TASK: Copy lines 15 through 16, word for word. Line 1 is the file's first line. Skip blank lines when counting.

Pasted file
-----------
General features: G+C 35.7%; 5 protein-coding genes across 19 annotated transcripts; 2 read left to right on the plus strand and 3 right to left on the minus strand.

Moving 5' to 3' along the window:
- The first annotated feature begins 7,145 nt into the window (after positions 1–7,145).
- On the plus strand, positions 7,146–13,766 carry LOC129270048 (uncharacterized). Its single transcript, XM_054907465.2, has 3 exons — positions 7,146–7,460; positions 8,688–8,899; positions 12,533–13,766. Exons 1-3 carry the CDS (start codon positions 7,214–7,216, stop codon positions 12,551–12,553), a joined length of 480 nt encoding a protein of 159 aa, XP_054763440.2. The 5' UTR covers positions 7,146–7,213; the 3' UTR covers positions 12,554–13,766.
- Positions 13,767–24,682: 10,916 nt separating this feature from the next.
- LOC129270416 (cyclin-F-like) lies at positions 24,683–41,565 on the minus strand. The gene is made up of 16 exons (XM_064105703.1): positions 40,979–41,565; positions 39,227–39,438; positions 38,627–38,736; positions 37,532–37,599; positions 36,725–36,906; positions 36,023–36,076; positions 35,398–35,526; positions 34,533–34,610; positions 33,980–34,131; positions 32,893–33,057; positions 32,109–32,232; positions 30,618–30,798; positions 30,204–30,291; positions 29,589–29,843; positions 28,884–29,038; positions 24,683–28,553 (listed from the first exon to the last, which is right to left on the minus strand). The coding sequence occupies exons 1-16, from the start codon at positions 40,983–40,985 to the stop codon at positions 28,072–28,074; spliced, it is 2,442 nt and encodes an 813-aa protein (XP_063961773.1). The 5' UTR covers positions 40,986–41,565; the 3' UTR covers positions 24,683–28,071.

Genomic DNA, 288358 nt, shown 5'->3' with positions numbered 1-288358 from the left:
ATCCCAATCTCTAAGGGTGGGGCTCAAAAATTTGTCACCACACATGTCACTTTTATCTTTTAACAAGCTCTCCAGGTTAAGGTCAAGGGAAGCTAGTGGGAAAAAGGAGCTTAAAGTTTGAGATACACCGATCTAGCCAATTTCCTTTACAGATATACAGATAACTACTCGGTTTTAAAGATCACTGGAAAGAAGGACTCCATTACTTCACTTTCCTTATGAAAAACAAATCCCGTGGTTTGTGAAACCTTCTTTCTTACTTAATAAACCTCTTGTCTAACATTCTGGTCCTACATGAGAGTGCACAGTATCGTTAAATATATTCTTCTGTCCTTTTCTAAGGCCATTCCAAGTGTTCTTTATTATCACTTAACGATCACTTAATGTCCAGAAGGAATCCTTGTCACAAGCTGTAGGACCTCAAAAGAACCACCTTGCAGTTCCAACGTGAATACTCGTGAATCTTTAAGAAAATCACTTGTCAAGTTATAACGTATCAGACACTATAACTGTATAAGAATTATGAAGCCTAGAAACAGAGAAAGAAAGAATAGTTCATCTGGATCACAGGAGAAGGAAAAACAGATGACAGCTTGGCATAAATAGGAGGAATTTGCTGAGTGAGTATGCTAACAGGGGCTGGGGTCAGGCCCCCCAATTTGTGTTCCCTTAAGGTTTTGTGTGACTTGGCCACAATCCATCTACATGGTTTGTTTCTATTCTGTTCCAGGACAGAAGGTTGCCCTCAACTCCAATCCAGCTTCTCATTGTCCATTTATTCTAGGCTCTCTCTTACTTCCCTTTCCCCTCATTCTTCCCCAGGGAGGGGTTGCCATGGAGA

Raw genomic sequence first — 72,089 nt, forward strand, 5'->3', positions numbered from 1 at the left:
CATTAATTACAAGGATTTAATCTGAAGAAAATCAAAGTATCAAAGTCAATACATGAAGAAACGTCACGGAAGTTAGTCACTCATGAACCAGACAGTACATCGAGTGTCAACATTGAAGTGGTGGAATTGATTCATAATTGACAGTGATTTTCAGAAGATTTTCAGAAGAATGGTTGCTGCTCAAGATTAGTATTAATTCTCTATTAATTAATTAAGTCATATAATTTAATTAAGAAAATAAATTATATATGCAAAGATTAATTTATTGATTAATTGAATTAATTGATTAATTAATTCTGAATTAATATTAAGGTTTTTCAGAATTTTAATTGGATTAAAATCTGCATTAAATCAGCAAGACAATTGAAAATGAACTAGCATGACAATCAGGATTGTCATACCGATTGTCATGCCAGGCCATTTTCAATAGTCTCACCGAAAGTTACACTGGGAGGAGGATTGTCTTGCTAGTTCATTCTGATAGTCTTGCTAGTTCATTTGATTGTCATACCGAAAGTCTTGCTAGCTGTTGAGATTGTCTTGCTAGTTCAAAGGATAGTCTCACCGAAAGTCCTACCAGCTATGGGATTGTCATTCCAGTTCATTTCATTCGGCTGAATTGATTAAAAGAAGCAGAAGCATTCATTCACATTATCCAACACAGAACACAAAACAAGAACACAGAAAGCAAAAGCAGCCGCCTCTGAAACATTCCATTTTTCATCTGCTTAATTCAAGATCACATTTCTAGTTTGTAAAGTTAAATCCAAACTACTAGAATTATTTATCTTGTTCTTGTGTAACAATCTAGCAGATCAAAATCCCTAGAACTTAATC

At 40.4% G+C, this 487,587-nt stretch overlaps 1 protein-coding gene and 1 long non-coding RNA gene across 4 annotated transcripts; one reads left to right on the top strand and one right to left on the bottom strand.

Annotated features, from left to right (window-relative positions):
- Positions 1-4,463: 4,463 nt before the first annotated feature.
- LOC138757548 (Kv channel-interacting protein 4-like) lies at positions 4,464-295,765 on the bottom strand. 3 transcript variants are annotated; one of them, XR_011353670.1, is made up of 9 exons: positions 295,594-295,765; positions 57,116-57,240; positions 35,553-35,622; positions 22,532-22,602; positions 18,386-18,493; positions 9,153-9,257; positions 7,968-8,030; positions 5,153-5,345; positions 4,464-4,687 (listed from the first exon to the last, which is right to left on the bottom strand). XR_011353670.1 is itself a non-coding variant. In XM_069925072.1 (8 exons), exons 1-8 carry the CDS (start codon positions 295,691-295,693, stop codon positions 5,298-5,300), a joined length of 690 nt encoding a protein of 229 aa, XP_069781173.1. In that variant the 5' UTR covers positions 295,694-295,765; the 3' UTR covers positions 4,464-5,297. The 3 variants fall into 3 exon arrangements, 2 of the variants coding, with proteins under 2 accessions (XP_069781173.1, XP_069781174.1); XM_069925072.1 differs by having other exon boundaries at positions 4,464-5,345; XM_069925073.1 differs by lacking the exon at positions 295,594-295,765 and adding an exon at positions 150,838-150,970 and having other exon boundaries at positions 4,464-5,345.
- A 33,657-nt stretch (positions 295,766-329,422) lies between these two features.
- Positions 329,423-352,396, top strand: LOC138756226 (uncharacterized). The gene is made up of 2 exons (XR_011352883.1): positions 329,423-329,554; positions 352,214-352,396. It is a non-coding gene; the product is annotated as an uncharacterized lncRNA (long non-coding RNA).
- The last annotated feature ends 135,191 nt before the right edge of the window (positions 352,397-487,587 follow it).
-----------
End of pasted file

- A 33,657-nt stretch (positions 295,766-329,422) lies between these two features.
- Positions 329,423-352,396, top strand: LOC138756226 (uncharacterized). The gene is made up of 2 exons (XR_011352883.1): positions 329,423-329,554; positions 352,214-352,396. It is a non-coding gene; the product is annotated as an uncharacterized lncRNA (long non-coding RNA).